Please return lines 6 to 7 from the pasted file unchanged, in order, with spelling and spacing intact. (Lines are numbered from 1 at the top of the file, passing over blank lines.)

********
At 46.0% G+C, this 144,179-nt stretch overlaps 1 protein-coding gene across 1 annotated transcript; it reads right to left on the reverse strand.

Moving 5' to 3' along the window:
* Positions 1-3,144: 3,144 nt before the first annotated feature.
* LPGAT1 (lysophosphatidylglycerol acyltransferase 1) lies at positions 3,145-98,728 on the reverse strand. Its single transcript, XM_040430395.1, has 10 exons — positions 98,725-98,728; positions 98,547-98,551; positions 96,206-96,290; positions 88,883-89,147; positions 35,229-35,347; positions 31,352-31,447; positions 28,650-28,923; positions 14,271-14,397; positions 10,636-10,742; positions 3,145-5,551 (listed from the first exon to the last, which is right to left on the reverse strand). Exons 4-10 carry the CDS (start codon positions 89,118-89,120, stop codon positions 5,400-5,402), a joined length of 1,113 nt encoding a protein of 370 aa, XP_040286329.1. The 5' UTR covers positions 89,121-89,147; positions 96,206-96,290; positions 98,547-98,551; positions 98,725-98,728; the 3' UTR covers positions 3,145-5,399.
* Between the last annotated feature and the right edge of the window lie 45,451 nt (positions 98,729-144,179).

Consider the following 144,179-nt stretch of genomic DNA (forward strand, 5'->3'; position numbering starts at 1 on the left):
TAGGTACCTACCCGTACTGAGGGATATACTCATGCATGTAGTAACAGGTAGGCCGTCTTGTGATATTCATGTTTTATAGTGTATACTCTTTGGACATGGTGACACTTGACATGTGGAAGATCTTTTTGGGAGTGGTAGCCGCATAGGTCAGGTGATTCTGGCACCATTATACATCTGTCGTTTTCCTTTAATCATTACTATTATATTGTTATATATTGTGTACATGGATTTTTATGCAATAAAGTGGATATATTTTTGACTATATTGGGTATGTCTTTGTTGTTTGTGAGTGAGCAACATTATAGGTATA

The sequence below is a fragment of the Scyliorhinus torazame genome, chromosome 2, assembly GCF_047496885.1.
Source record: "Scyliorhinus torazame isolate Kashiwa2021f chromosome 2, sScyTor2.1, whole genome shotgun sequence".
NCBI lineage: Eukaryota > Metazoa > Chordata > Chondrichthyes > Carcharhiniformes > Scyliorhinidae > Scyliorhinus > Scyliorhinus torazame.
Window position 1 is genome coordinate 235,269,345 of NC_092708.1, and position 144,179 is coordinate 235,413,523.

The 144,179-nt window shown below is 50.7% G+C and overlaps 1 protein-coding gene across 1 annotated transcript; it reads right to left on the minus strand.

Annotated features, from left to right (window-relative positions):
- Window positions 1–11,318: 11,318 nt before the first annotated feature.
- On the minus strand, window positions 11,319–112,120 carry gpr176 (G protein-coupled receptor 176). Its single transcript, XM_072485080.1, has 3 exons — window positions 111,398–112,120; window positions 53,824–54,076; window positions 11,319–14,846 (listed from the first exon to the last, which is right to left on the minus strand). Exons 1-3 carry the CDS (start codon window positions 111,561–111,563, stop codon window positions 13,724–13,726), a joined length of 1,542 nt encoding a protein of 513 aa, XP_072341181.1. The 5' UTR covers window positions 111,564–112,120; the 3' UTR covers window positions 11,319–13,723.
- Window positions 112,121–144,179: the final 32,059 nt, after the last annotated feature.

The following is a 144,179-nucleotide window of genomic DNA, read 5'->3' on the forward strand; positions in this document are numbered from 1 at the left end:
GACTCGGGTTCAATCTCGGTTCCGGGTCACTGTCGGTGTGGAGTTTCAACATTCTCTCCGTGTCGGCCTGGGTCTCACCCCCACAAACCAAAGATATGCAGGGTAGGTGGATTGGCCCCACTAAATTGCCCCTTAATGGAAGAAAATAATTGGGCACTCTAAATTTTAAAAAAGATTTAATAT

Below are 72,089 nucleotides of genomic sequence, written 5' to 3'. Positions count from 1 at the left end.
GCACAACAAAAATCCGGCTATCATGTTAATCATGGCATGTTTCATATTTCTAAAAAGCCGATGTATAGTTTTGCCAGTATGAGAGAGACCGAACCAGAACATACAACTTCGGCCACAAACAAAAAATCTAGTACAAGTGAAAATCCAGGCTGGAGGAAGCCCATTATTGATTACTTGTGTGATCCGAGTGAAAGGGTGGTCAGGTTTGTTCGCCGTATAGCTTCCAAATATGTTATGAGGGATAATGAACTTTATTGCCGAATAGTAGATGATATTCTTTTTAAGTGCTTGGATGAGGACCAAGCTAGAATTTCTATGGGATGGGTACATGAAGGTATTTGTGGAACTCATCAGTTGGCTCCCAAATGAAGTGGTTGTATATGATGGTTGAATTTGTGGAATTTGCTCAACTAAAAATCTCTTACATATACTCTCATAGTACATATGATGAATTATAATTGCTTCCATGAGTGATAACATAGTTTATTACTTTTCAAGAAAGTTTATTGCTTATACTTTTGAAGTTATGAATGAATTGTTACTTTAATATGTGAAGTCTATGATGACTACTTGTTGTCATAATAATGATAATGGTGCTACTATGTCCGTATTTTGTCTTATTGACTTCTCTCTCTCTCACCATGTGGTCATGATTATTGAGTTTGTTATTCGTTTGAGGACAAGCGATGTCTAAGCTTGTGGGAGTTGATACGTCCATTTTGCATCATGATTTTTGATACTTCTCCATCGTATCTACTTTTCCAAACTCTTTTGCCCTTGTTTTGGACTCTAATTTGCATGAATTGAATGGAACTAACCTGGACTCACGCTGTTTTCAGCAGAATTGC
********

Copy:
Consider the following 144,179-nt stretch of genomic DNA (forward strand, 5'->3'; position numbering starts at 1 on the left):
TAGGTACCTACCCGTACTGAGGGATATACTCATGCATGTAGTAACAGGTAGGCCGTCTTGTGATATTCATGTTTTATAGTGTATACTCTTTGGACATGGTGACACTTGACATGTGGAAGATCTTTTTGGGAGTGGTAGCCGCATAGGTCAGGTGATTCTGGCACCATTATACATCTGTCGTTTTCCTTTAATCATTACTATTATATTGTTATATATTGTGTACATGGATTTTTATGCAATAAAGTGGATATATTTTTGACTATATTGGGTATGTCTTTGTTGTTTGTGAGTGAGCAACATTATAGGTATA